• H. Lee, Y. Zhang, L. Zhang, T. Mirabito, E. Burnett, S. Trahan, A. Mohebbi, J. J. Watkins, S. C. B. Mannsfeld, F. Wudl, A. L. Briseno. "Rubicene: A Molecular Fragment of C70 for use in Organic Transistors" J. Mat. Chem. C2014,DOI: 10.1039/C3TC32117G. 
  • L. Zhang, A. Fonari, V. Coropceanu, J.-L. Bredas, A. L. Briseno, "Graphene-Like Fragments from Triisopropylsilylethynyl-Functionalized Polycyclic Aromatic Hydrocarbon Semiconductors: Electronic Structure, Molecular Packing, and DFT Calculations," Chem. Eur. J2013, 19, 17907–17916.

3. Organic Single-Crystalline Nanostructured Interfaces. Exciting chemistry occurs at organic interfaces. Consider an organic solar cell: exciton creation, diffusion, charge separation, charge transport, and collection all occur at the organic interface. From a fundamental viewpoint, the role of the interface must have optimal electronic and physical communication in order to yield highly efficient devices. From a technological viewpoint, one must understand, control, and have a rational design of the desired electronic and optical properties at the organic interface for the development of solar cells, integrated circuits, light-emitting transistors, and a host of potential new device concepts that have not yet been developed. The use of organic single-crystalline interfaces will have a major impact in accelerating the emerging area of organic electronics, as these highly ordered systems will enable one to extract intrinsic charge carrier transport phenomena that cannot be accurately determined from disordered systems common to amorphous and/or polycrystalline films used in mainstream devices.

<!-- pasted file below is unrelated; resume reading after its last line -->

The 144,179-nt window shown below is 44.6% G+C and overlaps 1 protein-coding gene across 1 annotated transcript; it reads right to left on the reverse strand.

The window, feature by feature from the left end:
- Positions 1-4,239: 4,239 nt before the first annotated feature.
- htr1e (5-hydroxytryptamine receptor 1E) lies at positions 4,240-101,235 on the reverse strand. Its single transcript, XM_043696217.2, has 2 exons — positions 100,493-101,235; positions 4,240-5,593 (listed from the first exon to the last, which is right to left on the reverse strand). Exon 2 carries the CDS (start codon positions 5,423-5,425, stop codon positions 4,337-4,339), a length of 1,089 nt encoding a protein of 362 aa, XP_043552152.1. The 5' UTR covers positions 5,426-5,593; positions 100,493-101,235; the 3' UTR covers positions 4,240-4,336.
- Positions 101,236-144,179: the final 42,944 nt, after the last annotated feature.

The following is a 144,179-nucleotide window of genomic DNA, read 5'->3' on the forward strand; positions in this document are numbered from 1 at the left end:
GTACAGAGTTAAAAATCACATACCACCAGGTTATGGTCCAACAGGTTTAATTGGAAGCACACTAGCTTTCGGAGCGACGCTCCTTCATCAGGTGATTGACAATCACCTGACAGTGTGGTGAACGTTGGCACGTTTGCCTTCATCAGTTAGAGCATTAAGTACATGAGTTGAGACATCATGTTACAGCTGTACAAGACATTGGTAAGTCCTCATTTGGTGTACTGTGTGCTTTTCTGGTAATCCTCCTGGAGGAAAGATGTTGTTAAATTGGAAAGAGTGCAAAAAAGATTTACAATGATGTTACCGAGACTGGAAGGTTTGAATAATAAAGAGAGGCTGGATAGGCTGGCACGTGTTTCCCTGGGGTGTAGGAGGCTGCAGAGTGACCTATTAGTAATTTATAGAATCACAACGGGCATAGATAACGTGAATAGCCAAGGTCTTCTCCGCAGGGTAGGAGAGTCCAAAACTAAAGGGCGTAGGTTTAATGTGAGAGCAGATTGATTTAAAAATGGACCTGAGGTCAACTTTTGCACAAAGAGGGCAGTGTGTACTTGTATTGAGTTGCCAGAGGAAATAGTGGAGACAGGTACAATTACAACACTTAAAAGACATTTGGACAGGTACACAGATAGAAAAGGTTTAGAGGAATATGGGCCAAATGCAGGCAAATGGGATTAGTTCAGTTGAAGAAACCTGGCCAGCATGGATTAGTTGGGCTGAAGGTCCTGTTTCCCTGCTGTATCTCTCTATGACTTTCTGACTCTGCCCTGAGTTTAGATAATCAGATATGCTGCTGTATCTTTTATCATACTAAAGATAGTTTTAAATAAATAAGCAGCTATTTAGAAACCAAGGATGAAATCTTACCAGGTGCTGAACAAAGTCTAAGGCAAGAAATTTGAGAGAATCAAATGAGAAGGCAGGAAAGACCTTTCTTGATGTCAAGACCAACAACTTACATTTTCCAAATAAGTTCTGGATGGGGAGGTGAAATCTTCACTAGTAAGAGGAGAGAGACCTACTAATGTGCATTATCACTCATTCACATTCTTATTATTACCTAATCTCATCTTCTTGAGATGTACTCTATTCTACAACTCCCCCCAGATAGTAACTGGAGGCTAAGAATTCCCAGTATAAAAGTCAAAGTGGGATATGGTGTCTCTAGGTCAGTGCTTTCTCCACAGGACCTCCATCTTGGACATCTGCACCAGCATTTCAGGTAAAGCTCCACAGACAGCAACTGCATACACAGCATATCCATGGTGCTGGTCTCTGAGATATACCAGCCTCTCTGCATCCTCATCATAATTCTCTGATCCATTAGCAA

One theme of our experimental investigations is to understand structure-property relationships by exploring solid-state molecular packing, charge transport, electronic/molecular structure, and fundamental excitonic interactions at interfaces of low-dimensional organic single-crystalline nanostructures. We perform experiments at single-crystalline organic-organic interfaces with discrete nanowire devices (i.e. transistors, solar-cells) that will enable detailed information to be obtained on intrinsic charge-transport as well as the optical properties. Single nanowire-level measurements will define fundamental limits of performance in these “one-dimensional systems.” These classes of nanostructures will enable one to bridge fundamental science with applied research that will be central to the discovery of potentially new device concepts in areas of nanoscale electronics and organic photovoltaics.